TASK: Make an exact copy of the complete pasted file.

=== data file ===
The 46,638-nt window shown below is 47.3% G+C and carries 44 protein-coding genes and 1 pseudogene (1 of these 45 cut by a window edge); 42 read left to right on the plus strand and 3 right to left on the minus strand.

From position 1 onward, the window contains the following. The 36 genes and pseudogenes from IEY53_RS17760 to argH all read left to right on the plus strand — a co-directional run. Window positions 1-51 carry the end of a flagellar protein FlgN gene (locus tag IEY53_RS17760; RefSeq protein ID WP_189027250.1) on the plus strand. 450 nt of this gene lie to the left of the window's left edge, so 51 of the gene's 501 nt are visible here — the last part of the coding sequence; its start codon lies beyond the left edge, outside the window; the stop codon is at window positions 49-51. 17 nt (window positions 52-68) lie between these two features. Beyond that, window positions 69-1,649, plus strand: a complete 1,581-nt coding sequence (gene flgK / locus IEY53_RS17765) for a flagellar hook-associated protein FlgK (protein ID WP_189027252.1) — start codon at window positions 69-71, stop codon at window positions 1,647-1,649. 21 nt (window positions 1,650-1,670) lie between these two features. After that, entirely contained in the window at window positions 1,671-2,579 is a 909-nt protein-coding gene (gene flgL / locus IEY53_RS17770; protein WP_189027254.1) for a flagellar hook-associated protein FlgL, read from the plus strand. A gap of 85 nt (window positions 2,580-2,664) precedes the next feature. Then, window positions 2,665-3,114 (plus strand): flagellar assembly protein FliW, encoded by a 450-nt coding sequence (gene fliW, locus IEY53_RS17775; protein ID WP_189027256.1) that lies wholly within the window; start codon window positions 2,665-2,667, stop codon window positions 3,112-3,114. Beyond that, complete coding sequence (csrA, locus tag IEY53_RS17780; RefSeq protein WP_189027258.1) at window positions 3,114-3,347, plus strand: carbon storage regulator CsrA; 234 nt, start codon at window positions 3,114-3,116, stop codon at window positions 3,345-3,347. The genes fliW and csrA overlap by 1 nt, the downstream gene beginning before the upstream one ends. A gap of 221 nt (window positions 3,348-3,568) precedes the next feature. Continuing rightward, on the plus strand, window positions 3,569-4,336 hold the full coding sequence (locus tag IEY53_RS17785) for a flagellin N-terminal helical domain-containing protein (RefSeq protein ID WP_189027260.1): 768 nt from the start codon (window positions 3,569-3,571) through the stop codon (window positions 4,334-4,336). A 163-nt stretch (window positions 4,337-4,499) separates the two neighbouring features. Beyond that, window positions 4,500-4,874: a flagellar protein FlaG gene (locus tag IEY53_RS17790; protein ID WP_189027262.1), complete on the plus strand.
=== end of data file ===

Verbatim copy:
The 46,638-nt window shown below is 47.3% G+C and carries 44 protein-coding genes and 1 pseudogene (1 of these 45 cut by a window edge); 42 read left to right on the plus strand and 3 right to left on the minus strand.

From position 1 onward, the window contains the following. The 36 genes and pseudogenes from IEY53_RS17760 to argH all read left to right on the plus strand — a co-directional run. Window positions 1-51 carry the end of a flagellar protein FlgN gene (locus tag IEY53_RS17760; RefSeq protein ID WP_189027250.1) on the plus strand. 450 nt of this gene lie to the left of the window's left edge, so 51 of the gene's 501 nt are visible here — the last part of the coding sequence; its start codon lies beyond the left edge, outside the window; the stop codon is at window positions 49-51. 17 nt (window positions 52-68) lie between these two features. Beyond that, window positions 69-1,649, plus strand: a complete 1,581-nt coding sequence (gene flgK / locus IEY53_RS17765) for a flagellar hook-associated protein FlgK (protein ID WP_189027252.1) — start codon at window positions 69-71, stop codon at window positions 1,647-1,649. 21 nt (window positions 1,650-1,670) lie between these two features. After that, entirely contained in the window at window positions 1,671-2,579 is a 909-nt protein-coding gene (gene flgL / locus IEY53_RS17770; protein WP_189027254.1) for a flagellar hook-associated protein FlgL, read from the plus strand. A gap of 85 nt (window positions 2,580-2,664) precedes the next feature. Then, window positions 2,665-3,114 (plus strand): flagellar assembly protein FliW, encoded by a 450-nt coding sequence (gene fliW, locus IEY53_RS17775; protein ID WP_189027256.1) that lies wholly within the window; start codon window positions 2,665-2,667, stop codon window positions 3,112-3,114. Beyond that, complete coding sequence (csrA, locus tag IEY53_RS17780; RefSeq protein WP_189027258.1) at window positions 3,114-3,347, plus strand: carbon storage regulator CsrA; 234 nt, start codon at window positions 3,114-3,116, stop codon at window positions 3,345-3,347. The genes fliW and csrA overlap by 1 nt, the downstream gene beginning before the upstream one ends. A gap of 221 nt (window positions 3,348-3,568) precedes the next feature. Continuing rightward, on the plus strand, window positions 3,569-4,336 hold the full coding sequence (locus tag IEY53_RS17785) for a flagellin N-terminal helical domain-containing protein (RefSeq protein ID WP_189027260.1): 768 nt from the start codon (window positions 3,569-3,571) through the stop codon (window positions 4,334-4,336). A 163-nt stretch (window positions 4,337-4,499) separates the two neighbouring features. Beyond that, window positions 4,500-4,874: a flagellar protein FlaG gene (locus tag IEY53_RS17790; protein ID WP_189027262.1), complete on the plus strand.